As an outreach project to get more involved with local South Bend youth, the College of Engineering first-year students held a technological discovery day called “I2D2—Imagination, Innovation, Discovery and Design at Notre Dame.”
The event was held Friday at Stepan Center and welcomed nearly 350 students from the South Bend Community School Corporation to campus. The afternoon aimed at answering two questions engineers deal with most: “Why do things work the way they do?” and “How do we make them work better?”
“The kids like anything where they get to make something or work with something,” Karen Hunter, a South Bend teacher, said. “It’s exciting for them to see projects from start to finish.”
For part of the afternoon, the engineers and fifth-graders broke into small groups to work with LEGOs and to give the youth a chance to talk with the older students about anything from building a LEGO coconut to what it’s like to go to college.
“This is a day in class for us right now, just sitting her playing LEGOs with you,” freshman Erik Jenson said to students.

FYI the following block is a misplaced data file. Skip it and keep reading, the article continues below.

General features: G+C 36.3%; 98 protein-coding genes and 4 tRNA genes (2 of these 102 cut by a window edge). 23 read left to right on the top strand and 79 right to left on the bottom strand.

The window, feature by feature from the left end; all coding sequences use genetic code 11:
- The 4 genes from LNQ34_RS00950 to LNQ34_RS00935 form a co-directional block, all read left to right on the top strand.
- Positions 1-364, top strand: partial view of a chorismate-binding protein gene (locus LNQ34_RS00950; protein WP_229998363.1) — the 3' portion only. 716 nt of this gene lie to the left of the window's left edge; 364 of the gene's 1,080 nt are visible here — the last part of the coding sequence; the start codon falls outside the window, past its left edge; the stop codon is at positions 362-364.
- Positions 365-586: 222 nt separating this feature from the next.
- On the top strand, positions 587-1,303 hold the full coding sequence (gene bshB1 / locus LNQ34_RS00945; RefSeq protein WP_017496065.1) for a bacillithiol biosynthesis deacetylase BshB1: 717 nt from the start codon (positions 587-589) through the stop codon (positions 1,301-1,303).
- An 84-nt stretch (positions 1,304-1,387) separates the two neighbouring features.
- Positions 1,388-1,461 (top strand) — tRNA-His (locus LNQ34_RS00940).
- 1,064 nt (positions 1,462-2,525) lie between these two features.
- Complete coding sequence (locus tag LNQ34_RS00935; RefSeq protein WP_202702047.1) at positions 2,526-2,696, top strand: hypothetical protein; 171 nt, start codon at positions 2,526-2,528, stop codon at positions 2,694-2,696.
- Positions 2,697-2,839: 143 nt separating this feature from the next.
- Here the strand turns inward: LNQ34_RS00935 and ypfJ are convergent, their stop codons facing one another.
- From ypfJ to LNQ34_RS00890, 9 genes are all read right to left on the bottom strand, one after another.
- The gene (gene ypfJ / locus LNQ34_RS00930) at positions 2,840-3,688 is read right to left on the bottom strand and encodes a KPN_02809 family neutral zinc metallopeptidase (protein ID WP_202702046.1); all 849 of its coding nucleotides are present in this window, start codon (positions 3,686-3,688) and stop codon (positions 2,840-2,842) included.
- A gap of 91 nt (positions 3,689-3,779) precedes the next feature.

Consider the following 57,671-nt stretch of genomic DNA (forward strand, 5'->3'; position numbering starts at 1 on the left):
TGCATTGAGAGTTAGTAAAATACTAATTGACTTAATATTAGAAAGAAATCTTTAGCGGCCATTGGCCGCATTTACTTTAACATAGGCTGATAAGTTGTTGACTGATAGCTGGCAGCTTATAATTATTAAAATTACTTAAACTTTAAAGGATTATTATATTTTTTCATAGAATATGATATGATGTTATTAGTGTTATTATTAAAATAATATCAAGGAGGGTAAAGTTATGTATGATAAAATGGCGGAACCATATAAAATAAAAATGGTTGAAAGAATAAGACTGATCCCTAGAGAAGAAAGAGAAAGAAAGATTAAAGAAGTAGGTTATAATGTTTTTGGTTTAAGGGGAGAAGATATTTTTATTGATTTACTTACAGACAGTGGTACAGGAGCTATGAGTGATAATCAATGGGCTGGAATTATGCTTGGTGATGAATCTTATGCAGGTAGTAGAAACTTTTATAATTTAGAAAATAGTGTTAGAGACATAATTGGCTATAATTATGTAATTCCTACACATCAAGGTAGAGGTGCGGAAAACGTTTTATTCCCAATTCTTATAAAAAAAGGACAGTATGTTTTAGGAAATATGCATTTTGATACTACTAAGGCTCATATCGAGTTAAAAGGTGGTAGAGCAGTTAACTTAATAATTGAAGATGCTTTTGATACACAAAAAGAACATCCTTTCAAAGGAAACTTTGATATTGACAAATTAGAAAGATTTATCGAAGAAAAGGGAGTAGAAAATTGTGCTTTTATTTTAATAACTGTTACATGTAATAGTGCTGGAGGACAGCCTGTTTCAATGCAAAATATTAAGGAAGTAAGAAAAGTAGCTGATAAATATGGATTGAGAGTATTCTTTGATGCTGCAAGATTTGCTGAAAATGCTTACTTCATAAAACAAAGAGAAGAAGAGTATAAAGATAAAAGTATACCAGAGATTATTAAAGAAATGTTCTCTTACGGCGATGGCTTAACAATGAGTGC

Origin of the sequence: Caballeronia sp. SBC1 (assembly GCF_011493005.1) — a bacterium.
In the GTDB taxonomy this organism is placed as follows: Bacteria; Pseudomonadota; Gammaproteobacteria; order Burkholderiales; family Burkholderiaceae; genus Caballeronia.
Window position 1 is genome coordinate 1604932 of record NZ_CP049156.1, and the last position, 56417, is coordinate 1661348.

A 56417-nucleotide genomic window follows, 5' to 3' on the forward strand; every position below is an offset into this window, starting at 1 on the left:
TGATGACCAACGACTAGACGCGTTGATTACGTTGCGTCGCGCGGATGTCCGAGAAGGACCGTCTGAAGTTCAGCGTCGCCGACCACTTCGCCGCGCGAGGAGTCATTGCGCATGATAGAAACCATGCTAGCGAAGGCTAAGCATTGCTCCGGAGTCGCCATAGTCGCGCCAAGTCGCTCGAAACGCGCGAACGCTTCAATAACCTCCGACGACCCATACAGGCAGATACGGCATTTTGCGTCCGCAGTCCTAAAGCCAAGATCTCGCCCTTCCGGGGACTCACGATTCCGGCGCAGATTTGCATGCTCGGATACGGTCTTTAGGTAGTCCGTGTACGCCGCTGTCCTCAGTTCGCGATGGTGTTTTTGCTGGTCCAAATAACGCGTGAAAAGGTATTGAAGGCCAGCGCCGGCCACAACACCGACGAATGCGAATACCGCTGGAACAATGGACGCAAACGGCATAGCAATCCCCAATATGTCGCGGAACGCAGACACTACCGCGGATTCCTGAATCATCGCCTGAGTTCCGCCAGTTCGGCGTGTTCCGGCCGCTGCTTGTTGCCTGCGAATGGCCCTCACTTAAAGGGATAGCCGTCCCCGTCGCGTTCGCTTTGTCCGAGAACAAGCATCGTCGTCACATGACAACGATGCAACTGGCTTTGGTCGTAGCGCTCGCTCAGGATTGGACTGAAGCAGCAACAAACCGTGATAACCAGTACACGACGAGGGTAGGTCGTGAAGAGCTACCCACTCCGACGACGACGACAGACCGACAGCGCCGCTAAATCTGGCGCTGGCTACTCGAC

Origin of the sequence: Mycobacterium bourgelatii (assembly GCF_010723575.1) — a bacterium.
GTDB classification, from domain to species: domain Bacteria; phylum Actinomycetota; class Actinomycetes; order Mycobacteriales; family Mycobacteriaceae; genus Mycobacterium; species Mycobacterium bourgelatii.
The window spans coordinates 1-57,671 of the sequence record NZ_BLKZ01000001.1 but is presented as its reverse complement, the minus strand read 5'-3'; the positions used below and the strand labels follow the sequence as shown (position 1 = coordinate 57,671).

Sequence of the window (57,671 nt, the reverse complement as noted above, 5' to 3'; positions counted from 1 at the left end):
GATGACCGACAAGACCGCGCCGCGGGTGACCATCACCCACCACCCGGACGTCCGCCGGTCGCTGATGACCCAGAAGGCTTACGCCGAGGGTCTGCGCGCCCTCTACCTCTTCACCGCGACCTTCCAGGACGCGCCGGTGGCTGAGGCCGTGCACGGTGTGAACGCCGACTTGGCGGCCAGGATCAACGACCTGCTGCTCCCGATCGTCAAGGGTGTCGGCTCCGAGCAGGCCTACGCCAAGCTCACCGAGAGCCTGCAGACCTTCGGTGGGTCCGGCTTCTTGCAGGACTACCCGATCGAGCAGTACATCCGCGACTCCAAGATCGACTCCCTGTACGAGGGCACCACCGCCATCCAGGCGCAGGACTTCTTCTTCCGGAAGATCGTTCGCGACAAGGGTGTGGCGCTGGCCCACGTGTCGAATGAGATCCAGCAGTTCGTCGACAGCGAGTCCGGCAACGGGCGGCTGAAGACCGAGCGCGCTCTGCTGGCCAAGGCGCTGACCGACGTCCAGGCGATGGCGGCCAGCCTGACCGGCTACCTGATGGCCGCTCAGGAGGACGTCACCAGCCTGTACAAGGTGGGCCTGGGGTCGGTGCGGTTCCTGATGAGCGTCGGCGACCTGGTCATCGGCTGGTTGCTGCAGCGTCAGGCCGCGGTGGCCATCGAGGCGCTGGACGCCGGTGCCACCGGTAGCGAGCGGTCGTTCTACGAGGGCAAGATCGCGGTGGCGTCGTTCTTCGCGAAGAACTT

The older students were able to act as mentors to the youth, who learned about energy and motion as well as how scientists and engineers design, build and test their experiments.
“Today is really fun, but playing with the LEGOs is the best part,” fifth grader Taylor Pangallo said.
The students participated in the Irish Pet Project and the 2010 Domer Freewheeling Derby. The activities had students brainstorming ideas for robotic pets and building and racing LEGO vehicles.
“My favorite part of today was building and racing a car,” fifth grader Martha Alsip said. “It was really cool.”
Hunter said her students were excited for the field trip, but they relaxed once they were placed in smaller groups with the engineering students.
“It’s important for the kids to be able to visualize what they’re learning,” she said. “They very much look up to them.”
John Enszer, an instructor in the First Year Engineering Department, said he hopes I2D2 becomes an annual event.
“It’s exciting to have fifth graders talking to college kids,” he said. “It’s a chance for them to meet role models and it’s a chance for Notre Dame students to interact with the community.”
Hunter said it is more than an educational field trip to the students.
“It’s an ongoing incentive to go to college,” she said.
After experiencing a day like this, students like Pangallo think college must be cool and it gets that thought in the back of their mind.
“I can’t wait until I get to go to school here,” said Pangallo.